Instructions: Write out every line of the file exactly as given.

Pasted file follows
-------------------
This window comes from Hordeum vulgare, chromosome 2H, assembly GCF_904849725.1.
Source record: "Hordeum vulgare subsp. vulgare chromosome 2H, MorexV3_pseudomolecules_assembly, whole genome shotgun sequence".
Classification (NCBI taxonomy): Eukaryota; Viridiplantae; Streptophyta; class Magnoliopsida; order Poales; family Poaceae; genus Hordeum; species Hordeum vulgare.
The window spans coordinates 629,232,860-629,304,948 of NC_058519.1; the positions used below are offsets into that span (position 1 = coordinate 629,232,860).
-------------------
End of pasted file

This window comes from Hordeum vulgare, chromosome 2H, assembly GCF_904849725.1.
Source record: "Hordeum vulgare subsp. vulgare chromosome 2H, MorexV3_pseudomolecules_assembly, whole genome shotgun sequence".
Classification (NCBI taxonomy): Eukaryota; Viridiplantae; Streptophyta; class Magnoliopsida; order Poales; family Poaceae; genus Hordeum; species Hordeum vulgare.
The window spans coordinates 629,232,860-629,304,948 of NC_058519.1; the positions used below are offsets into that span (position 1 = coordinate 629,232,860).